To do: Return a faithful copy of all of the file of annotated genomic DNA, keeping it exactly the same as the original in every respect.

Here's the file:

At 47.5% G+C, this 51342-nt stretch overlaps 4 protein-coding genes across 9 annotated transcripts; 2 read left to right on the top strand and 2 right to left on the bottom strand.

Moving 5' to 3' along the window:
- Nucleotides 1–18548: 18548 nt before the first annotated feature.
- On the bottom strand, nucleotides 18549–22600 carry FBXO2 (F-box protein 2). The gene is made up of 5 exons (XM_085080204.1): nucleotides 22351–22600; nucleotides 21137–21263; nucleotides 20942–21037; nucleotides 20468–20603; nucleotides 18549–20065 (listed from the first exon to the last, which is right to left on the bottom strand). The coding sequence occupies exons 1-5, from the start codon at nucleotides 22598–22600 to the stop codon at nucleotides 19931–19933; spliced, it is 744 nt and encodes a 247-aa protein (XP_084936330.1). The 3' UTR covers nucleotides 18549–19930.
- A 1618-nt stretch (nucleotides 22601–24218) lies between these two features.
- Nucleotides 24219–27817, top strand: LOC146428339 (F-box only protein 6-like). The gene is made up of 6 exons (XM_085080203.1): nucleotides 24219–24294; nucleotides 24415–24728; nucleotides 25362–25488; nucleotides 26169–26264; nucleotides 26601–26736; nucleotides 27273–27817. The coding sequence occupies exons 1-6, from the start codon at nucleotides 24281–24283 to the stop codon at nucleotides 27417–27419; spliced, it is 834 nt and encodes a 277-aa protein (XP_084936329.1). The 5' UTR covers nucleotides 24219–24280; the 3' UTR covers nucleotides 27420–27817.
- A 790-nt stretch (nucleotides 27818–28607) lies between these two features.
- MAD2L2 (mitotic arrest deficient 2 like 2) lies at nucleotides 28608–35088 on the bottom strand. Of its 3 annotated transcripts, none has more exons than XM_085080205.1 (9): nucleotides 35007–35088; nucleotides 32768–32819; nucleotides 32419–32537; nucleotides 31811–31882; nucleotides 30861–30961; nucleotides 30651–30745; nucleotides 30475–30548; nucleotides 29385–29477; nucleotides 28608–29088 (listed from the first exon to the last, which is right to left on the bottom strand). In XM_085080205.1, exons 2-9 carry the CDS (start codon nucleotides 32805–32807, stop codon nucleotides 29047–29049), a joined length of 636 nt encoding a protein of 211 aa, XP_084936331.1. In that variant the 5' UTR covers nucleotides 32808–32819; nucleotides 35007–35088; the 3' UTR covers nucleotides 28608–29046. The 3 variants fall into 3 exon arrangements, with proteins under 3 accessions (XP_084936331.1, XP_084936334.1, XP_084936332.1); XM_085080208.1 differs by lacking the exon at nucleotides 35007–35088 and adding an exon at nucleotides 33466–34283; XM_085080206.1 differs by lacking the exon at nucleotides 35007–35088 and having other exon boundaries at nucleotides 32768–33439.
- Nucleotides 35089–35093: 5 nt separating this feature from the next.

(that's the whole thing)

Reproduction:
At 47.5% G+C, this 51342-nt stretch overlaps 4 protein-coding genes across 9 annotated transcripts; 2 read left to right on the top strand and 2 right to left on the bottom strand.

Moving 5' to 3' along the window:
- Nucleotides 1–18548: 18548 nt before the first annotated feature.
- On the bottom strand, nucleotides 18549–22600 carry FBXO2 (F-box protein 2). The gene is made up of 5 exons (XM_085080204.1): nucleotides 22351–22600; nucleotides 21137–21263; nucleotides 20942–21037; nucleotides 20468–20603; nucleotides 18549–20065 (listed from the first exon to the last, which is right to left on the bottom strand). The coding sequence occupies exons 1-5, from the start codon at nucleotides 22598–22600 to the stop codon at nucleotides 19931–19933; spliced, it is 744 nt and encodes a 247-aa protein (XP_084936330.1). The 3' UTR covers nucleotides 18549–19930.
- A 1618-nt stretch (nucleotides 22601–24218) lies between these two features.
- Nucleotides 24219–27817, top strand: LOC146428339 (F-box only protein 6-like). The gene is made up of 6 exons (XM_085080203.1): nucleotides 24219–24294; nucleotides 24415–24728; nucleotides 25362–25488; nucleotides 26169–26264; nucleotides 26601–26736; nucleotides 27273–27817. The coding sequence occupies exons 1-6, from the start codon at nucleotides 24281–24283 to the stop codon at nucleotides 27417–27419; spliced, it is 834 nt and encodes a 277-aa protein (XP_084936329.1). The 5' UTR covers nucleotides 24219–24280; the 3' UTR covers nucleotides 27420–27817.
- A 790-nt stretch (nucleotides 27818–28607) lies between these two features.
- MAD2L2 (mitotic arrest deficient 2 like 2) lies at nucleotides 28608–35088 on the bottom strand. Of its 3 annotated transcripts, none has more exons than XM_085080205.1 (9): nucleotides 35007–35088; nucleotides 32768–32819; nucleotides 32419–32537; nucleotides 31811–31882; nucleotides 30861–30961; nucleotides 30651–30745; nucleotides 30475–30548; nucleotides 29385–29477; nucleotides 28608–29088 (listed from the first exon to the last, which is right to left on the bottom strand). In XM_085080205.1, exons 2-9 carry the CDS (start codon nucleotides 32805–32807, stop codon nucleotides 29047–29049), a joined length of 636 nt encoding a protein of 211 aa, XP_084936331.1. In that variant the 5' UTR covers nucleotides 32808–32819; nucleotides 35007–35088; the 3' UTR covers nucleotides 28608–29046. The 3 variants fall into 3 exon arrangements, with proteins under 3 accessions (XP_084936331.1, XP_084936334.1, XP_084936332.1); XM_085080208.1 differs by lacking the exon at nucleotides 35007–35088 and adding an exon at nucleotides 33466–34283; XM_085080206.1 differs by lacking the exon at nucleotides 35007–35088 and having other exon boundaries at nucleotides 32768–33439.
- Nucleotides 35089–35093: 5 nt separating this feature from the next.